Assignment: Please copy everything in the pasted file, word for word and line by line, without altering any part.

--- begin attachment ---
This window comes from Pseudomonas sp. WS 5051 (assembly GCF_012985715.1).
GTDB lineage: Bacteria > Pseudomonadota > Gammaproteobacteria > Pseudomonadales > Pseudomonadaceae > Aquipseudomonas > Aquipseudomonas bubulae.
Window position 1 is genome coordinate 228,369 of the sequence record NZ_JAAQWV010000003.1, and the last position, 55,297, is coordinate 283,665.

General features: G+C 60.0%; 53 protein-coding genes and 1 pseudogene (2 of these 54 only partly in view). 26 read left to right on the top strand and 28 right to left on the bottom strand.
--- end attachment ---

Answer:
This window comes from Pseudomonas sp. WS 5051 (assembly GCF_012985715.1).
GTDB lineage: Bacteria > Pseudomonadota > Gammaproteobacteria > Pseudomonadales > Pseudomonadaceae > Aquipseudomonas > Aquipseudomonas bubulae.
Window position 1 is genome coordinate 228,369 of the sequence record NZ_JAAQWV010000003.1, and the last position, 55,297, is coordinate 283,665.

General features: G+C 60.0%; 53 protein-coding genes and 1 pseudogene (2 of these 54 only partly in view). 26 read left to right on the top strand and 28 right to left on the bottom strand.